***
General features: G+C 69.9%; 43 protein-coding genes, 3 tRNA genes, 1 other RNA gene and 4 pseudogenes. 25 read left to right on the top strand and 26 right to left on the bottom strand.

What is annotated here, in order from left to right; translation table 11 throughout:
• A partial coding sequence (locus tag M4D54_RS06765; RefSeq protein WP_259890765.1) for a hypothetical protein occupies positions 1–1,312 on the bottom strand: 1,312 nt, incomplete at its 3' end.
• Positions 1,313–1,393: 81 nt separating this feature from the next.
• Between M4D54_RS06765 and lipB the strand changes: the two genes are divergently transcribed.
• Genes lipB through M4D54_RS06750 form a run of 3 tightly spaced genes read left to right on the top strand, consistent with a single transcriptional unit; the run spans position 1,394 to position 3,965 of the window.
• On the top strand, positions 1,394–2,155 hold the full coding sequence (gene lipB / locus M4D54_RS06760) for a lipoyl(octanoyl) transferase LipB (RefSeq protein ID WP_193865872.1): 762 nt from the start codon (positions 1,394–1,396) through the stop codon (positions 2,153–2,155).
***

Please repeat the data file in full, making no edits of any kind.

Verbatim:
General features: G+C 69.9%; 43 protein-coding genes, 3 tRNA genes, 1 other RNA gene and 4 pseudogenes. 25 read left to right on the top strand and 26 right to left on the bottom strand.

What is annotated here, in order from left to right; translation table 11 throughout:
• A partial coding sequence (locus tag M4D54_RS06765; RefSeq protein WP_259890765.1) for a hypothetical protein occupies positions 1–1,312 on the bottom strand: 1,312 nt, incomplete at its 3' end.
• Positions 1,313–1,393: 81 nt separating this feature from the next.
• Between M4D54_RS06765 and lipB the strand changes: the two genes are divergently transcribed.
• Genes lipB through M4D54_RS06750 form a run of 3 tightly spaced genes read left to right on the top strand, consistent with a single transcriptional unit; the run spans position 1,394 to position 3,965 of the window.
• On the top strand, positions 1,394–2,155 hold the full coding sequence (gene lipB / locus M4D54_RS06760) for a lipoyl(octanoyl) transferase LipB (RefSeq protein ID WP_193865872.1): 762 nt from the start codon (positions 1,394–1,396) through the stop codon (positions 2,153–2,155).